Meet your Economic Development Council Chair | Q&A with David Haltom
David Haltom, Vice President of Patrinely Group, was recently announced as the Chair of The Downtown Denver Partnership’s Economic Development Council. The Economic Development Council identifies, develops, and facilitates the Partnership’s role in city, regional, and state economic development activities to enhance and maintain the economic vitality of Downtown Denver.
Ready to meet David? Let’s dive in.
What makes Downtown Denver a premier choice for companies to locate and grow?
DH: Denver has evolved into one of the premier “aspirational” cities in America – offering an amazing and attractive mix of sunshine, seasons, access to the mountains and the outdoors, and a very welcoming and refreshing community spirit. While Downtown Denver saw a lull in office development following the oil bust of the 1980s and the development of millions of square feet of Class A office space leading up to that event – it developed a compelling identity as a forward-looking city through creative optimization of the historic fabric of LoDo, an enormously successful redevelopment of the former Union Station railyard, and (finally) embracing the South Platte riverfront. Combining those characteristics with well-integrated multi-modal transit opportunities (including bus, Metro light rail, commuter rail, protected bike lanes, and the most successful pedestrian mall in the United States along 16th Street) have helped foster a dynamic live/work/play environment downtown that truly lives up to all three of those elements.
What are the biggest opportunities for Downtown Denver?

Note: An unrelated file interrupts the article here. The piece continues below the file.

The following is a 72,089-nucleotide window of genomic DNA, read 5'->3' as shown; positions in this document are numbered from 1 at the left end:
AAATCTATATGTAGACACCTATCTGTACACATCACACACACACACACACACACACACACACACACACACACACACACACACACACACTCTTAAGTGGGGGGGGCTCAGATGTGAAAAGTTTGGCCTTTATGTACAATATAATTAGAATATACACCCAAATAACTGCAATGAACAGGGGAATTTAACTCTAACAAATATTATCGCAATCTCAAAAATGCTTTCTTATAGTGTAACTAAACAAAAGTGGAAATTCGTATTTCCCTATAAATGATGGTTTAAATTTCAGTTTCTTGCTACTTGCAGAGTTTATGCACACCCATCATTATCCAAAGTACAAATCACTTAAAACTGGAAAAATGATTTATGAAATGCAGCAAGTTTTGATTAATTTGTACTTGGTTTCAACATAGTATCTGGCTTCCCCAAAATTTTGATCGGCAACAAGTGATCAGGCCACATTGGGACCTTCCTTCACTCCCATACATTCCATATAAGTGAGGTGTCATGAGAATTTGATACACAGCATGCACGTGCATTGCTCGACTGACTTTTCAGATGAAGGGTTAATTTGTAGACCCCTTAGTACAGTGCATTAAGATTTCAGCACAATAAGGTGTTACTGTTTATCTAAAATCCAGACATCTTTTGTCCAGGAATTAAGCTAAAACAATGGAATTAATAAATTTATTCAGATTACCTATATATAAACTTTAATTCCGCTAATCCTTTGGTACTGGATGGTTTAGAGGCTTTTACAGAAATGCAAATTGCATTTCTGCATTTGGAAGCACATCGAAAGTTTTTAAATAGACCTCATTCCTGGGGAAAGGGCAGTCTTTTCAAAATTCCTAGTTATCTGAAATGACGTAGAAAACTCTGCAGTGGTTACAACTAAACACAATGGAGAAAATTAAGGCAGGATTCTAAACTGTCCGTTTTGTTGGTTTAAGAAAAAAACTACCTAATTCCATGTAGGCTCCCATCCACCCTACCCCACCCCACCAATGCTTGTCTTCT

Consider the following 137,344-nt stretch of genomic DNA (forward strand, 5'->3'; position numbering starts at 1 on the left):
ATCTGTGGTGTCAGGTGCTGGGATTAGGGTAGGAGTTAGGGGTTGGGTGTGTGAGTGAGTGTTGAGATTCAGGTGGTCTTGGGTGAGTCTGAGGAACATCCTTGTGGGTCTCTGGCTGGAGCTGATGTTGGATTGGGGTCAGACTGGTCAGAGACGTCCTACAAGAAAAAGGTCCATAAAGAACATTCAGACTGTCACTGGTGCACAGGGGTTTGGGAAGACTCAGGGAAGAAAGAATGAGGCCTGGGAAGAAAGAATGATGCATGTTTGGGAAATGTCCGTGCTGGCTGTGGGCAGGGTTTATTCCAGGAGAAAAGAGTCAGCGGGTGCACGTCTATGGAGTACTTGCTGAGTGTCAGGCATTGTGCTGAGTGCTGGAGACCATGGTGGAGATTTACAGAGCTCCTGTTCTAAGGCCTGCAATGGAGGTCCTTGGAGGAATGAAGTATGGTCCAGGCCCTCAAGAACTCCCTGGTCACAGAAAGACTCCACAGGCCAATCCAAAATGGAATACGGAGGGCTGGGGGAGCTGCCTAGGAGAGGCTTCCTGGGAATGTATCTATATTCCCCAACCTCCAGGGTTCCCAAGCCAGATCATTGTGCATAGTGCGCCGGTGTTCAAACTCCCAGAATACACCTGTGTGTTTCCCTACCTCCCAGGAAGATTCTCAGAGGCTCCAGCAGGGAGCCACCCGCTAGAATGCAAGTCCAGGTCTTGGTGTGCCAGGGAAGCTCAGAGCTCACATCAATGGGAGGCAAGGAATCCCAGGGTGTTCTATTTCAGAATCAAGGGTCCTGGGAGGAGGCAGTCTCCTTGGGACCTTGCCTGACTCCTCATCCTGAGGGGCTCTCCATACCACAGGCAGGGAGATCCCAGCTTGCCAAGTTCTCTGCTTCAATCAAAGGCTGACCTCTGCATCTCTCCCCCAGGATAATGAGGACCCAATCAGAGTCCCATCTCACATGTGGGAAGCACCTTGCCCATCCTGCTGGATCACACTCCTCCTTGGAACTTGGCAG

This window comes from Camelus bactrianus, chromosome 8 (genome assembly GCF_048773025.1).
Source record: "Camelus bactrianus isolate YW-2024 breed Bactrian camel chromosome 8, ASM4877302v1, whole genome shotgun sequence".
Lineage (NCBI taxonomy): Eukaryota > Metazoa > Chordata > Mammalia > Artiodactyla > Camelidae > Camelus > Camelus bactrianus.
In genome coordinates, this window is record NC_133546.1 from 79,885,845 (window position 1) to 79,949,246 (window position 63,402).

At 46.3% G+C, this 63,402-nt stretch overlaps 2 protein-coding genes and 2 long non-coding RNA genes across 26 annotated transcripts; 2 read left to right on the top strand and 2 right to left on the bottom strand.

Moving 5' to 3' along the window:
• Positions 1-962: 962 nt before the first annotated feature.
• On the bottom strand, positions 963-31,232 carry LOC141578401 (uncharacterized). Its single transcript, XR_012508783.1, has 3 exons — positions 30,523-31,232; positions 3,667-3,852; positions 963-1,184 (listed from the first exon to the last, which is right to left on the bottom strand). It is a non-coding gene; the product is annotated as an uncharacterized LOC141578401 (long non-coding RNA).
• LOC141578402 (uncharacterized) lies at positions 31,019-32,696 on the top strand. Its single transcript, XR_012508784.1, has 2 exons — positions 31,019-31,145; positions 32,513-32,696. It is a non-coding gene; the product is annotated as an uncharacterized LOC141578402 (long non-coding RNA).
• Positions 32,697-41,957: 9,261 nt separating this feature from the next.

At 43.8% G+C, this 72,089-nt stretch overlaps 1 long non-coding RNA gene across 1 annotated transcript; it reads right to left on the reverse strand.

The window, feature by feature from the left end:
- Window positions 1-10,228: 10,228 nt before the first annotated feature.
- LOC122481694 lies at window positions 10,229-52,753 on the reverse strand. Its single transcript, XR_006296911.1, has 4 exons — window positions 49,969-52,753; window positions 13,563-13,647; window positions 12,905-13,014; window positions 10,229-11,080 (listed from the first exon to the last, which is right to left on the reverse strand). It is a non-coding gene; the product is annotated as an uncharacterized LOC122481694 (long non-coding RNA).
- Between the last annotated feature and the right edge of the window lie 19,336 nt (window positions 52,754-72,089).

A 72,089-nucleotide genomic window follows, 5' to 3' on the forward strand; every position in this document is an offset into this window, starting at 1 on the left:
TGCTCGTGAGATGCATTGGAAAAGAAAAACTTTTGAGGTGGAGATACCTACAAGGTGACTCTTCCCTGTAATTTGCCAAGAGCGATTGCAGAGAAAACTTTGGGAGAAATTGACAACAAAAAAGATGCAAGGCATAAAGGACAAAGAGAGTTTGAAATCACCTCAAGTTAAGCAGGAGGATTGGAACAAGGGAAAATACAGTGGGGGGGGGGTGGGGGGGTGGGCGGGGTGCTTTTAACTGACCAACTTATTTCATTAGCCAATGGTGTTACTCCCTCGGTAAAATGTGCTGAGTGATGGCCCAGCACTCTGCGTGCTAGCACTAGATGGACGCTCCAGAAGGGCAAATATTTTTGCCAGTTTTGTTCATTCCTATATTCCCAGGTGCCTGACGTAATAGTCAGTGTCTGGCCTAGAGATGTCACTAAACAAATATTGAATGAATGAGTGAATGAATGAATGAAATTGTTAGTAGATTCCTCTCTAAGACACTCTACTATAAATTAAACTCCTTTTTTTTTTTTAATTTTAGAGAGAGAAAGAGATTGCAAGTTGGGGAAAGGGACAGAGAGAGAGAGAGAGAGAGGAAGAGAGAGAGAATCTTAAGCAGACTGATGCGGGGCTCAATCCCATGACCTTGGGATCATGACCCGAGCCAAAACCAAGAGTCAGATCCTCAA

DH: From a physical perspective, continuing to embrace the waterfronts along the Platte River and Cherry Creek (which together are the reason Denver is where it is), and restoring the 16th Street Mall via a long-awaited refresh. Both of those efforts will pay dividends for decades to come by providing Downtown with two wonderfully designed linear public spaces that also function as attractive pedestrian pathways and places for gathering. More broadly, continuing to embrace and attract a dynamic and expanding talent pool – both living in and near Downtown, and living in the wider metro area. Our firm, Patrinely Group, and our partners USAA Real Estate are definite believers in the long-term potential of downtown Denver – with our new project Block 162 a real demonstration of that belief.
What are the focus priorities for the Council in the coming year?
DH: Just like every city in America and most around the world, Denver’s been hit hard by Covid-19, and the impacts that public health protocols and the public’s reaction have had on the daily economic activity downtown. Helping to get the city and its downtown back on its feet will be a key focus of our Council. Increasingly, Denver is seen nationwide as one of the most desirable locations for personal relocation – and we have our work cut out for us as a city to remain competitive economically as one of the top locations for corporate relocations and expansions as well – alongside cities like Austin, Nashville, Dallas, and Salt Lake City. Remaining competitive will encompass a wide array of policy and strategic measures to ensure people and companies who want to be in Denver perceive it as a place that will encourage and promote economic growth and success.
Do you have a leadership quote or mantra that you believe in related to building great cities?
DH: My mentor from college taught a class called “Study of the City”, which was my absolute favorite course. One of his favorite and most influential urbanists was a man named Daniel Burnham, who designed the Flatiron Building in New York, was Director of Works for the famous 1892–93 World’s Columbian Exposition, and later masterminded the 1909 Plan of Chicago that helped make the city one of the powerhouses of America in the 20th Century. Burnham said “Make no little plans. They have no magic to stir men’s blood and probably will not themselves be realized.” I’ve always admired the optimism in those words – and the desire to inspire.